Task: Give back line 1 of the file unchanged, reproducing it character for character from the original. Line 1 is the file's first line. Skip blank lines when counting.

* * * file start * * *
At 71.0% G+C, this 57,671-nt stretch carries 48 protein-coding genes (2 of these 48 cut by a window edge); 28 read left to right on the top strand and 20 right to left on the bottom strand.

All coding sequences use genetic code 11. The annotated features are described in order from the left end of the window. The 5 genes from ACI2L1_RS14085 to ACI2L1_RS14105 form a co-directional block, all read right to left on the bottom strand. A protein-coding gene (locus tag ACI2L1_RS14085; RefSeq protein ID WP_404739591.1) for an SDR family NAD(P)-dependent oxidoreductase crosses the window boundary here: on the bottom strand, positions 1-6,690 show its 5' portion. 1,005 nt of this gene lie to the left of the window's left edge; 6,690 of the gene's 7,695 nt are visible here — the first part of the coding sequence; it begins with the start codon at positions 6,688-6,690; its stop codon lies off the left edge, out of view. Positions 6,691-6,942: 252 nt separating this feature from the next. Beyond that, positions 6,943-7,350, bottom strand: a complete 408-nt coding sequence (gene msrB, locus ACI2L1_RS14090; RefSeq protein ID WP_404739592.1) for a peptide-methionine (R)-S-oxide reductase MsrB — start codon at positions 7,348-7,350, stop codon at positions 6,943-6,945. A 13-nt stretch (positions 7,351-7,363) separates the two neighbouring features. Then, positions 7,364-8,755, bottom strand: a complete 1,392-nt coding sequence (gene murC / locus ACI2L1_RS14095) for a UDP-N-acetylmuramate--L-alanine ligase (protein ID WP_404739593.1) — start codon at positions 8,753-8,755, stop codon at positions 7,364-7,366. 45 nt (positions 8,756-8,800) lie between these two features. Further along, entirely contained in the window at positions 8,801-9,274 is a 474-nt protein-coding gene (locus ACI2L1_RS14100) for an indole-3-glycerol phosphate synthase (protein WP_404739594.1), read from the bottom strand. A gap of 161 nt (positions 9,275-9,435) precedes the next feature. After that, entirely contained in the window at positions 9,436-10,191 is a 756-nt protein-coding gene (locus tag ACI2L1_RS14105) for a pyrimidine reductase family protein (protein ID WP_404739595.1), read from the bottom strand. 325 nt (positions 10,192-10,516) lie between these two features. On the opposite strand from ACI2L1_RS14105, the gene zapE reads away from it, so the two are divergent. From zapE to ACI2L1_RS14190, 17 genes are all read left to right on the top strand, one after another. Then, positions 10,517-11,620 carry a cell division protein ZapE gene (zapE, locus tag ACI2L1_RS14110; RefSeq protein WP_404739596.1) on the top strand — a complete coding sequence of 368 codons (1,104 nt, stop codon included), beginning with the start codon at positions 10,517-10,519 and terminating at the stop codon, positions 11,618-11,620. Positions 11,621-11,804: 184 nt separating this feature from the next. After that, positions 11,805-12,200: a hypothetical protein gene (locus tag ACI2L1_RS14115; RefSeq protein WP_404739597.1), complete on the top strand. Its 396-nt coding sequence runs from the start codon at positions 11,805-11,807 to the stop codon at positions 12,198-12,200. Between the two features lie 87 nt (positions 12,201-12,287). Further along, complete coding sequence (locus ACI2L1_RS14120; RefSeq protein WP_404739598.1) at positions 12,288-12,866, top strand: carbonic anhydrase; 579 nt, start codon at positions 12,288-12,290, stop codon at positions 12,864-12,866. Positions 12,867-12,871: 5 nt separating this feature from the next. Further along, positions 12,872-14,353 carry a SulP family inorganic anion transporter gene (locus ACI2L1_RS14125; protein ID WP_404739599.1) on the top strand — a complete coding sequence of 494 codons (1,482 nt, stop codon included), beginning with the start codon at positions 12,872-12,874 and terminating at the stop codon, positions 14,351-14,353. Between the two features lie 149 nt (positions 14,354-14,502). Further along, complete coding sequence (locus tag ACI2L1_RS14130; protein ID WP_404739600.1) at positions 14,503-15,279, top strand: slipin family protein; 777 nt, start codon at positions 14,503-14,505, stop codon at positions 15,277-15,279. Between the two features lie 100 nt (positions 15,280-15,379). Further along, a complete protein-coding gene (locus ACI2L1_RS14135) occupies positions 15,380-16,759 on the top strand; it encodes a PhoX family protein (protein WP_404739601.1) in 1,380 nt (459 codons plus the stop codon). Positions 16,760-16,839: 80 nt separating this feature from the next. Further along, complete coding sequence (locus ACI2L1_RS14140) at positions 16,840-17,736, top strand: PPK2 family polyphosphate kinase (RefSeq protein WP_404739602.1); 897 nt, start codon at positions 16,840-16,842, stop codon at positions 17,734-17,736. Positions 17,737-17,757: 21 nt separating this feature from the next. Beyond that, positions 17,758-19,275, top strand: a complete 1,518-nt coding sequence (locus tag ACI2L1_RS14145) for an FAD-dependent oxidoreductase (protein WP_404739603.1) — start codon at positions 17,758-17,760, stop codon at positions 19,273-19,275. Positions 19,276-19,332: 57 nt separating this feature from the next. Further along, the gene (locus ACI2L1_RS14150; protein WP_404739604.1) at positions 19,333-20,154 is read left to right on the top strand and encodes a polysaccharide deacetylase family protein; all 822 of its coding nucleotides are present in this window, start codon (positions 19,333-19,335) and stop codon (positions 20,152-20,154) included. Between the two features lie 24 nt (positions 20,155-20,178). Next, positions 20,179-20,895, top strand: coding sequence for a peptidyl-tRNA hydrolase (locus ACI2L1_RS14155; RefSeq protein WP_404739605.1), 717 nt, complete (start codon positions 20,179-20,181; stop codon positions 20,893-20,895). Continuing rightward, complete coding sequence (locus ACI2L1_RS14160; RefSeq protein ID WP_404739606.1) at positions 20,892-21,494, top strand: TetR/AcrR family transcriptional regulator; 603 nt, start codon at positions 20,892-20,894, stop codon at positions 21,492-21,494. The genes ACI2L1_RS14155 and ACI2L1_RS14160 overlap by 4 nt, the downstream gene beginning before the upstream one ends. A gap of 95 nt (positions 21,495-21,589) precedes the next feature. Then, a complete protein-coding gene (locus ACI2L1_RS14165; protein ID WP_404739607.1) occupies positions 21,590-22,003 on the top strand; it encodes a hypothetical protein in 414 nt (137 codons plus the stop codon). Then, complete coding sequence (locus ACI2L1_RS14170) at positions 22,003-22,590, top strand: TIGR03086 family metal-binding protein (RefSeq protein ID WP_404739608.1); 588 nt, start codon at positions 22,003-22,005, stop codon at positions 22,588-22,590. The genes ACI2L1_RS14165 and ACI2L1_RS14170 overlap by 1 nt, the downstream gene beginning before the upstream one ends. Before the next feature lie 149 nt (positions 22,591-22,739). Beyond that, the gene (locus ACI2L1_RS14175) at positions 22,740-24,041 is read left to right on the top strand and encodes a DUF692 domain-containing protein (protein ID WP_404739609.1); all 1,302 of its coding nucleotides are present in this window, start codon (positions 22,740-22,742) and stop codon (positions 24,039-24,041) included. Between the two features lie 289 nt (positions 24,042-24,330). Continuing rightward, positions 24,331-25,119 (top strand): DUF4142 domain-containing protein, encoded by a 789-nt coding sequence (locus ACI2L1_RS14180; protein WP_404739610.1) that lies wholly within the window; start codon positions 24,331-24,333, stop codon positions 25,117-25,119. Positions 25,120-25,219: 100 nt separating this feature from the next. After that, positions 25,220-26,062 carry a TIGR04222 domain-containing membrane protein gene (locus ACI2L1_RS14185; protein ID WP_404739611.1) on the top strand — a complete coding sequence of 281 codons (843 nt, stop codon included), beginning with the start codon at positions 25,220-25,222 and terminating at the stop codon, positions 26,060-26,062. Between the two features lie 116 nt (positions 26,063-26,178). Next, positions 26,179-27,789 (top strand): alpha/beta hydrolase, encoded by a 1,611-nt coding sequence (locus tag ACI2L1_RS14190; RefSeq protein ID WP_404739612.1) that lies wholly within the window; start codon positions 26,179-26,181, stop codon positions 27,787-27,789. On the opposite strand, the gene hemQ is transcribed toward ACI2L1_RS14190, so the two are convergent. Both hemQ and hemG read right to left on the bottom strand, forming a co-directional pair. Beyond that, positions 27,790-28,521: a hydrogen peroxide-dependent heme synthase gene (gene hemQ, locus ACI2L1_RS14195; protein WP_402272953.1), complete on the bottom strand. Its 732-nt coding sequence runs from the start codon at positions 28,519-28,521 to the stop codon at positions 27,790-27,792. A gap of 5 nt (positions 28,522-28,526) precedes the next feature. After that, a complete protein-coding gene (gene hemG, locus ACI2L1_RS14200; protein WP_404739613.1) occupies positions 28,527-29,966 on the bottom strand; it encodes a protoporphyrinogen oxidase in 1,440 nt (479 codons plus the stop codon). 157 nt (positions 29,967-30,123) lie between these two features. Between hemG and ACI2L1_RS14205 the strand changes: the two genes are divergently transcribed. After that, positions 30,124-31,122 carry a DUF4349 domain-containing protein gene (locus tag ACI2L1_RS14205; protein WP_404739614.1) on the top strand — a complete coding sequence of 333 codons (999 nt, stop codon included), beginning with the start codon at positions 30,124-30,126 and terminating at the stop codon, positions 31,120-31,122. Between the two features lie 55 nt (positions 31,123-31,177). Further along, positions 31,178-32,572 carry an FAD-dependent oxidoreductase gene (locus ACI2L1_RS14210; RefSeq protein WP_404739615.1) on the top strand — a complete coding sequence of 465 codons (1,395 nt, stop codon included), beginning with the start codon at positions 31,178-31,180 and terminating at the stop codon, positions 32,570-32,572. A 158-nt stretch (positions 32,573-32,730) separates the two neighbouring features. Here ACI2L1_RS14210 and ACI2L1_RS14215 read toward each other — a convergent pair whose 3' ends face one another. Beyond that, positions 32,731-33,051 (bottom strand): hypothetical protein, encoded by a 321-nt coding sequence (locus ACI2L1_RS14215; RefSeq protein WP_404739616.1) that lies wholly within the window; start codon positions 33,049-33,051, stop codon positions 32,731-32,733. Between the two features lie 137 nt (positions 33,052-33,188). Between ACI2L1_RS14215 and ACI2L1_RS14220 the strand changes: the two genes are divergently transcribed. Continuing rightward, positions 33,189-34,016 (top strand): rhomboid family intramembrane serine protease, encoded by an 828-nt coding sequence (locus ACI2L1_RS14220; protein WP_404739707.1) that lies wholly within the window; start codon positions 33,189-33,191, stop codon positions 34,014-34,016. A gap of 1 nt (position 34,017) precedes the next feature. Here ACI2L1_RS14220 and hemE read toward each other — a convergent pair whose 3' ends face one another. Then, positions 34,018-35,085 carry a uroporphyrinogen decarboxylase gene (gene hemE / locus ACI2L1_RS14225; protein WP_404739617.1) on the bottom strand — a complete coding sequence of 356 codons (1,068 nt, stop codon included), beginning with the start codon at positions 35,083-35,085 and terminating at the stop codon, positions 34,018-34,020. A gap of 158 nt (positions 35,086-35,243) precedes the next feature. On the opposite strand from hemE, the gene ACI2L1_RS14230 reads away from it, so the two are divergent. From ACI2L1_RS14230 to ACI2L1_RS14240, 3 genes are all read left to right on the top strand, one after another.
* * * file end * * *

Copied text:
At 71.0% G+C, this 57,671-nt stretch carries 48 protein-coding genes (2 of these 48 cut by a window edge); 28 read left to right on the top strand and 20 right to left on the bottom strand.